I just recently finished the book The Design of Everyday Things, by Donald Norman and found it a treasure trove of useful advice for designing and maintaining all types of systems. The book contains chapters on feedback, mappings between thoughts and actions, human logic patterns, and the psychology of choice. There are many examples of really bad design and what not to do (what to avoid). But at the end of the book there is a summary of seven basic principles involved in good design. The book is a bit deeper than these seven principles, but I have been mulling these over and will try here to briefly relate these principles to trading.

1. Use both knowledge "in the world" and knowledge "in the head."

Patterns and back testing are fine but they cannot tell you that tomorrow is the unemployment day, or that Bernanke is speaking at 10 today. Therefore, a trader needs both the knowledge contained within the numbers, and knowledge outside of the numbers.

2. Simplify the structure of tasks.

Trade the anticipated move in your market in the most direct way possible with the fewest instruments possible.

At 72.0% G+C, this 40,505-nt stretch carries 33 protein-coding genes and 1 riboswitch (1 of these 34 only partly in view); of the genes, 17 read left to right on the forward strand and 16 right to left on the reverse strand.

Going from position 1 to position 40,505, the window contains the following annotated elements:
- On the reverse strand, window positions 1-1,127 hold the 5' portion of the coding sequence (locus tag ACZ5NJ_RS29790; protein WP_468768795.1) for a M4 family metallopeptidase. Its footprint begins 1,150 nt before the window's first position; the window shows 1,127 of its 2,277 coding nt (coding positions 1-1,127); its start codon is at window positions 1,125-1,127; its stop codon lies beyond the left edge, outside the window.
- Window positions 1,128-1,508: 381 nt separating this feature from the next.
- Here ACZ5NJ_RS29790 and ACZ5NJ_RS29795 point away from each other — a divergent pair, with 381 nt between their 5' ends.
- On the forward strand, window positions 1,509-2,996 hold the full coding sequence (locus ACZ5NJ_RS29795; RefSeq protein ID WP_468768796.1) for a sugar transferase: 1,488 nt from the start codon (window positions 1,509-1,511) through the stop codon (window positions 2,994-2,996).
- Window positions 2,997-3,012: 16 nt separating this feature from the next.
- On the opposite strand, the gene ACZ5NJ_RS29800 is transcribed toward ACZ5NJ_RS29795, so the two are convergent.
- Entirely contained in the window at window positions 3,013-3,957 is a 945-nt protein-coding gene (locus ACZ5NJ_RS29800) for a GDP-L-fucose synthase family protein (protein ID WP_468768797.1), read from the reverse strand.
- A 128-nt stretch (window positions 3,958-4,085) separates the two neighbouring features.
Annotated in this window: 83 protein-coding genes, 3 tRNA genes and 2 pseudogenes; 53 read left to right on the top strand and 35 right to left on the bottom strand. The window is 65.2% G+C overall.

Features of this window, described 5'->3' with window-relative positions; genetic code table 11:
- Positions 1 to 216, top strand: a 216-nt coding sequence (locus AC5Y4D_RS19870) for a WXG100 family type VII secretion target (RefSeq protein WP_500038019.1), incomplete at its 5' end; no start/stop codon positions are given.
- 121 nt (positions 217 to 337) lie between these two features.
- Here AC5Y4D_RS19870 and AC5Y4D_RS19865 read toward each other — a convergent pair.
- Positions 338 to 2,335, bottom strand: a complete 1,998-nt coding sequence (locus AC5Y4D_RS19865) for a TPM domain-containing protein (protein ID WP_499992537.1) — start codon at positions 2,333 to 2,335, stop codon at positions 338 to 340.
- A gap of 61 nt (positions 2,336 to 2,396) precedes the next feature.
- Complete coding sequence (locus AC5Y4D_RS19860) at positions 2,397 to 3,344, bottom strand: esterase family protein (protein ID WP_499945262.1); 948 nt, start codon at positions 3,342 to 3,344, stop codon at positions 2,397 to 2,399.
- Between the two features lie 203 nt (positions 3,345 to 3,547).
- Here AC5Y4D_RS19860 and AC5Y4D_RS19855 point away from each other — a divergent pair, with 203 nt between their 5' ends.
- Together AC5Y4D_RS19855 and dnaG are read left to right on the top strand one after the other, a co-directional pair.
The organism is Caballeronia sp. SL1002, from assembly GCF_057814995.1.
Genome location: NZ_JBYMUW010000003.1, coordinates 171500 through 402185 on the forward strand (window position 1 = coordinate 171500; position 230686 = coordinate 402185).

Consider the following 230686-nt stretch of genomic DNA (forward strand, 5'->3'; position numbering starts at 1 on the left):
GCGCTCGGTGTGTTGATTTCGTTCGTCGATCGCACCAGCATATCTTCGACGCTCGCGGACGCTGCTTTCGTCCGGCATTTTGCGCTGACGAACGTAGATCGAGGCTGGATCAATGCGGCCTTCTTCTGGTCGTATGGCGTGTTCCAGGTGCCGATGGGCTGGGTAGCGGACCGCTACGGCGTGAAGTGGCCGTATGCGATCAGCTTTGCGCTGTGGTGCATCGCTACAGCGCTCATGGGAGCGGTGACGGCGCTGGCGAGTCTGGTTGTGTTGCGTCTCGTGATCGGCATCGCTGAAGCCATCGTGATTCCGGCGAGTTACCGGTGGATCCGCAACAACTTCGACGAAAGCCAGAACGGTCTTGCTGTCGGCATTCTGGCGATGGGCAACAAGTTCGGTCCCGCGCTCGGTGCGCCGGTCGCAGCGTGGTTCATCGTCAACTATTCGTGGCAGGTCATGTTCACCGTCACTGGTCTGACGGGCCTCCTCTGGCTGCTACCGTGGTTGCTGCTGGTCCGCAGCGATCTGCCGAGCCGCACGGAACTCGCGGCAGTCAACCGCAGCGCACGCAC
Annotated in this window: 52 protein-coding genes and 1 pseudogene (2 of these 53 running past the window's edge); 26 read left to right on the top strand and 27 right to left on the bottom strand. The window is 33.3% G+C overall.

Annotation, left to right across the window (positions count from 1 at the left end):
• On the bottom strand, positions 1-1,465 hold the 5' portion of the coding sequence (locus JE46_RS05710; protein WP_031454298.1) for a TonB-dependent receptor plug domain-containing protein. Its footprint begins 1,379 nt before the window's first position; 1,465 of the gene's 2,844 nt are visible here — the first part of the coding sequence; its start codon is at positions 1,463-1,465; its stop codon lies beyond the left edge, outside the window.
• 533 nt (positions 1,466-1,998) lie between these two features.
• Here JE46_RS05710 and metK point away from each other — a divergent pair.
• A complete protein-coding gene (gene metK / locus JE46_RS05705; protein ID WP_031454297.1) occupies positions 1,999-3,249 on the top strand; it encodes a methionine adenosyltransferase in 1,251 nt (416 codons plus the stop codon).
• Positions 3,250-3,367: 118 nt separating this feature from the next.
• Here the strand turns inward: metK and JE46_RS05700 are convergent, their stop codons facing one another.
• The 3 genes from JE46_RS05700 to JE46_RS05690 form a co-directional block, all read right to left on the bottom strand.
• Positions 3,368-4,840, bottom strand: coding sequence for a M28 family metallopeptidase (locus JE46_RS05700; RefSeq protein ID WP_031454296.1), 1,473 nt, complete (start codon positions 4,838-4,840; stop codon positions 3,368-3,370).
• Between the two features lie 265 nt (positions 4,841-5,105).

3. Make things visible.

Know your position at all times. Have the p/l updating in real time. Know where you are relative to your margin 24/7/365.

4. Get the mappings right.

Keep the rudder steady. If you trade reversals stick with that. If you trade momentum stick with that. Don't go back and forth simply because of recent p/l. Don't flop back and forth during the day between long and short. Don't completely reverse course because of a loss. Nothing is worse than taking a loss in both directions on the same day. Know the 1000% per century drift. Trade with it as much as possible.

5. Exploit the power of constraints.

Know when the big announcements are coming. Know how volatility changes as you get close to the end of the trading day, the trading week, and the fiscal quarter. Know where the shoals are and account for them in your trading and placing of orders

6. Design for error.

We all have placed shorts when we meant to place longs. We all have put in orders for 1000 when we meant 100. Have a system in place to catch these mistakes before they kill you. Set your limits in your trading platform. Check your position frequently. Have a backup source of capital ready for the margin call. Diversify. Train the spouse in methods of dealing with the inevitable "rough day at the terminal."

7. When all else fails, standardize.

If you are having trouble initiating positions, buy and sell on a scale. Use limit orders. Be consistent in your scales; don't change them day-to-day. It's hard enough making a judgment whether things are bearish or bullish, where to be placing orders, let alone monkeying around with the structure of the scale. Trade based on the system, not whether you had great romance the night before or too much coffee this morning.


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